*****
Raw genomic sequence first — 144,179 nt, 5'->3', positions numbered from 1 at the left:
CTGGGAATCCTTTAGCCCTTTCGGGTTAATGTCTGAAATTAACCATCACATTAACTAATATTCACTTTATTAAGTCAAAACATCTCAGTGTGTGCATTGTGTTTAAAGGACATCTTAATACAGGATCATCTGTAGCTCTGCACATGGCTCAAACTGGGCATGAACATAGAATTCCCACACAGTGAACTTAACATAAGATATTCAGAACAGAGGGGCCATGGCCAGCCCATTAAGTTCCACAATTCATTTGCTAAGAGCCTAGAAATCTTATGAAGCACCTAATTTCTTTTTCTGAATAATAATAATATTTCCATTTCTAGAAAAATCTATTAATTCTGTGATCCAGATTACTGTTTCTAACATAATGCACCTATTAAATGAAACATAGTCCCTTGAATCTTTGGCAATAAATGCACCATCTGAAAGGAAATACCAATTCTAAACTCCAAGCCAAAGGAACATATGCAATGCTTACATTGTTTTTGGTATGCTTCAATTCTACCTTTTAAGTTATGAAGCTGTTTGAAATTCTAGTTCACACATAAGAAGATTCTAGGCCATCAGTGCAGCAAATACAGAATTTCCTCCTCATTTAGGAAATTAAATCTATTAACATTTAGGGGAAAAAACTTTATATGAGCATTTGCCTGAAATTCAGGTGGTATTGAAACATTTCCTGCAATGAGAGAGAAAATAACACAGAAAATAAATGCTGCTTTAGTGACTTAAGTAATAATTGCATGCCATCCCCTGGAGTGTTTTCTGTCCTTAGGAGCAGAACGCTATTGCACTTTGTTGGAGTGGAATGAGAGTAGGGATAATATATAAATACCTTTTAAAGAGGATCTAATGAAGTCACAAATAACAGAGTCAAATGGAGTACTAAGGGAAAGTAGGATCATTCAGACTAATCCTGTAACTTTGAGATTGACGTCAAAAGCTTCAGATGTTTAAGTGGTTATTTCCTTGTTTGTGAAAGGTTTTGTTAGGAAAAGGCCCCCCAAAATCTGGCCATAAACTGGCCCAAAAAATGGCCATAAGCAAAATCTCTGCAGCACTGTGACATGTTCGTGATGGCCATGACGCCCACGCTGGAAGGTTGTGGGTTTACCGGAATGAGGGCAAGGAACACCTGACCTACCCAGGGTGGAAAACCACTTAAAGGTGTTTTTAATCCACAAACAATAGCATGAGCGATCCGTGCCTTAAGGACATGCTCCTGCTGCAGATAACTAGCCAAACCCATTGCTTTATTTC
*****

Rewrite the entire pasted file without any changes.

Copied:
Raw genomic sequence first — 144,179 nt, 5'->3', positions numbered from 1 at the left:
CTGGGAATCCTTTAGCCCTTTCGGGTTAATGTCTGAAATTAACCATCACATTAACTAATATTCACTTTATTAAGTCAAAACATCTCAGTGTGTGCATTGTGTTTAAAGGACATCTTAATACAGGATCATCTGTAGCTCTGCACATGGCTCAAACTGGGCATGAACATAGAATTCCCACACAGTGAACTTAACATAAGATATTCAGAACAGAGGGGCCATGGCCAGCCCATTAAGTTCCACAATTCATTTGCTAAGAGCCTAGAAATCTTATGAAGCACCTAATTTCTTTTTCTGAATAATAATAATATTTCCATTTCTAGAAAAATCTATTAATTCTGTGATCCAGATTACTGTTTCTAACATAATGCACCTATTAAATGAAACATAGTCCCTTGAATCTTTGGCAATAAATGCACCATCTGAAAGGAAATACCAATTCTAAACTCCAAGCCAAAGGAACATATGCAATGCTTACATTGTTTTTGGTATGCTTCAATTCTACCTTTTAAGTTATGAAGCTGTTTGAAATTCTAGTTCACACATAAGAAGATTCTAGGCCATCAGTGCAGCAAATACAGAATTTCCTCCTCATTTAGGAAATTAAATCTATTAACATTTAGGGGAAAAAACTTTATATGAGCATTTGCCTGAAATTCAGGTGGTATTGAAACATTTCCTGCAATGAGAGAGAAAATAACACAGAAAATAAATGCTGCTTTAGTGACTTAAGTAATAATTGCATGCCATCCCCTGGAGTGTTTTCTGTCCTTAGGAGCAGAACGCTATTGCACTTTGTTGGAGTGGAATGAGAGTAGGGATAATATATAAATACCTTTTAAAGAGGATCTAATGAAGTCACAAATAACAGAGTCAAATGGAGTACTAAGGGAAAGTAGGATCATTCAGACTAATCCTGTAACTTTGAGATTGACGTCAAAAGCTTCAGATGTTTAAGTGGTTATTTCCTTGTTTGTGAAAGGTTTTGTTAGGAAAAGGCCCCCCAAAATCTGGCCATAAACTGGCCCAAAAAATGGCCATAAGCAAAATCTCTGCAGCACTGTGACATGTTCGTGATGGCCATGACGCCCACGCTGGAAGGTTGTGGGTTTACCGGAATGAGGGCAAGGAACACCTGACCTACCCAGGGTGGAAAACCACTTAAAGGTGTTTTTAATCCACAAACAATAGCATGAGCGATCCGTGCCTTAAGGACATGCTCCTGCTGCAGATAACTAGCCAAACCCATTGCTTTATTTC